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Inspired by the successful eradication of smallpox, efforts to eliminate poliovirus haven’t achieved the same success

Polio: The Odyssey of Eradication

Thomas Abraham
Oxford University Press
280 pp.
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In the mid-20th century, several successful vaccines against polio were developed, eventually leading to an international initiative in 1988 to eradicate the poliovirus from the planet. After the success of smallpox eradication in 1980, the optimism of the initiative’s advocates and supporters seemed well placed. But some viruses are more unruly than others.

Is poliovirus eradication an achievable and worthwhile goal or a misapplication of public health efforts? Thomas Abraham poses this question in Polio: The Odyssey of Eradication, as he explores the complex and conflicting paths through the quest to see the end of polio. It’s a tale of personalities as well as biology, of evolution and ecosystems.

Discovery of polio’s key vaccines was first stalled by scientific missteps and later driven by scientists in competition. Many people dedicated their lives to the vaccination programs in hope of eradicating this disease, and others lost theirs to violent resistance against those same campaigns. Evolution and natural selection drove resurgence of new poliovirus strains in regions thought to be cleared. Poverty and remote geography enabled pockets of viral persistence. And the mismatch between where the motivation came from and where the action needed to happen weakened the end game.

Abraham comes to this topic as an outsider of sorts. Not an epidemiologist or medical historian, rather he is a professor who teaches health and science journalism. He extracts knowledge gained from analysis of documents of the World Health Organization and interviews with scientists. And he shares with the reader his own observations from remote parts of the world where poverty meets viral persistence.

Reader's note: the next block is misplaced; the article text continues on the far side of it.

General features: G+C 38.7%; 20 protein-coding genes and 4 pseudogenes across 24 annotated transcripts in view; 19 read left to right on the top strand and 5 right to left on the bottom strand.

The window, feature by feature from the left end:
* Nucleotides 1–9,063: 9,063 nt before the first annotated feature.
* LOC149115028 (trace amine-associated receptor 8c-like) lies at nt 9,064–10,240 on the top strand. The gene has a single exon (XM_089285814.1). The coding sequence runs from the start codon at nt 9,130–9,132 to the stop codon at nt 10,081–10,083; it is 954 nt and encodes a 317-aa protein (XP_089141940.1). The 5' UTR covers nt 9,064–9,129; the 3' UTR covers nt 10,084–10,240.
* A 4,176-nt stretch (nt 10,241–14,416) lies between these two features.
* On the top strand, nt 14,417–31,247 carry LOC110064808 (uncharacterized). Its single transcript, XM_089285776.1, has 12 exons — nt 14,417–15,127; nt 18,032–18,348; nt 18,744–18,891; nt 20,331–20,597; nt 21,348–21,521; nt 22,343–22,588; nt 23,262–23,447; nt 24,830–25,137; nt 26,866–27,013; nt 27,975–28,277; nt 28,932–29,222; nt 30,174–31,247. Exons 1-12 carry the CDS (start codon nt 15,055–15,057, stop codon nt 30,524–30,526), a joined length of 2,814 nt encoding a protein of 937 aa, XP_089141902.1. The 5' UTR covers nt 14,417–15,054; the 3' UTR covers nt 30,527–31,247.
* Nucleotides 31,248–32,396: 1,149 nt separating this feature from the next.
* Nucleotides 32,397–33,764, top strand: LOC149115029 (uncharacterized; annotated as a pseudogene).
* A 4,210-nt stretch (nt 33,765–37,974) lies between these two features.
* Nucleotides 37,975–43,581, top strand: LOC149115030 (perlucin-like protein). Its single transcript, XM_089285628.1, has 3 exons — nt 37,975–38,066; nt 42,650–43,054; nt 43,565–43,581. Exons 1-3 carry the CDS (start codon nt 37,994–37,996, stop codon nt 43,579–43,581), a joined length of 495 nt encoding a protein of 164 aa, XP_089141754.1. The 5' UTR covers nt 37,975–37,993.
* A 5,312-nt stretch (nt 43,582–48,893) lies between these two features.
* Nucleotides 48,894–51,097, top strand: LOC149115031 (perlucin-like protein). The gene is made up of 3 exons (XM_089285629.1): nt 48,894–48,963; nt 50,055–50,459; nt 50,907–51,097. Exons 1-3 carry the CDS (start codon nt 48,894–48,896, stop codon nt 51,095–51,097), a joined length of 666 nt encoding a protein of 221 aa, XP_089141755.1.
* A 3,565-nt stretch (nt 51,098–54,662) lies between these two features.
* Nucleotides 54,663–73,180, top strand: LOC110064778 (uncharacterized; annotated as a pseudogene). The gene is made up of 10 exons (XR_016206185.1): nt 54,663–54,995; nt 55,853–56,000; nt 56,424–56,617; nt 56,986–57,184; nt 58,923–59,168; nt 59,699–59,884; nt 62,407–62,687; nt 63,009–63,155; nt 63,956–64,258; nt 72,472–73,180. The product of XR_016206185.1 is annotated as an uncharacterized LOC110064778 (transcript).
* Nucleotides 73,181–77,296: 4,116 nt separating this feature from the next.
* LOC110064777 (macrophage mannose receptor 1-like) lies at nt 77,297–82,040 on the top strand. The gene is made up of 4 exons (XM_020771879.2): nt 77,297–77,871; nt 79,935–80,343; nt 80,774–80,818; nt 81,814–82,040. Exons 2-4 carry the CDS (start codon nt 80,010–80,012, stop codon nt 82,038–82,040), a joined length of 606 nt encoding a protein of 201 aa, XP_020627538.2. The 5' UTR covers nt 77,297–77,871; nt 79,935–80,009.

The book contains good technical, but generally accessible, background on how the poliovirus works for its own interests at human expense. The biochemistry behind the vaccine discoveries and the molecular evolution that generated new strains are well explained. Abraham gets into more complex territory, though, when he delves into the motivations driving the eradication campaign and the campaign’s social impacts.


A health worker administers a polio vaccine to children in Karachi, Pakistan, in May 2018.

The poliovirus spreads in environments where poor sanitation contaminates water supplies. Children who encounter the virus early in life tend to be less affected, whereas children who are protected from early virus exposure by good water and sanitation systems may be left susceptible to more severe disease when they encounter the virus later on. Thus, better water and sanitation systems may have paradoxically increased the risk of severe disease, offering a potential explanation for why the U.S. polio epidemic seemed to hit children in well-off suburban neighborhoods particularly hard. But regardless of what drove the disease’s spread, the result was a hue and cry to stop the polio outbreaks from countries that had the scientific expertise and money to go after the problem.

Because of the efforts that ensued, large portions of the world are now free from the constant threat of polio. Not since 1979 has a case of polio originated in the United States, which is stunning progress given that some 58,000 cases of polio originated in the United States in 1952.
The 1988 initiative to completely eradicate polio worldwide, however, has failed to replicate this success. Abraham discusses the challenges to an eradication campaign in which motivation and application are not always pulling in tandem.

With polio cleared from wealthier nations, most of the action now occurs in developing areas, where public health systems must deal with a variety of pressing challenges, of which polio is only one. The virus persists in impoverished regions, where inadequate water and sanitation systems facilitate its spread. Weak health care systems struggle to sustain even minimal programs against scourges of childhood, ranging from measles to malnutrition.

The vaccines do work. But controlling the poliovirus has proven to be more difficult than expected. Abraham challenges us to apply lessons learned from the polio eradication campaign to inform future global public health endeavors. His book gives plenty for scholars to debate, particularly with regard to whether the passionate perseverance toward eradication defined by yesterday’s technology has outlived its usefulness. Then again, with fewer than 200 cases of poliovirus reported in 2017 (1), perhaps it would be better to persist.


  1. World Health Organization;

About the author

The reviewer is on staff at Science.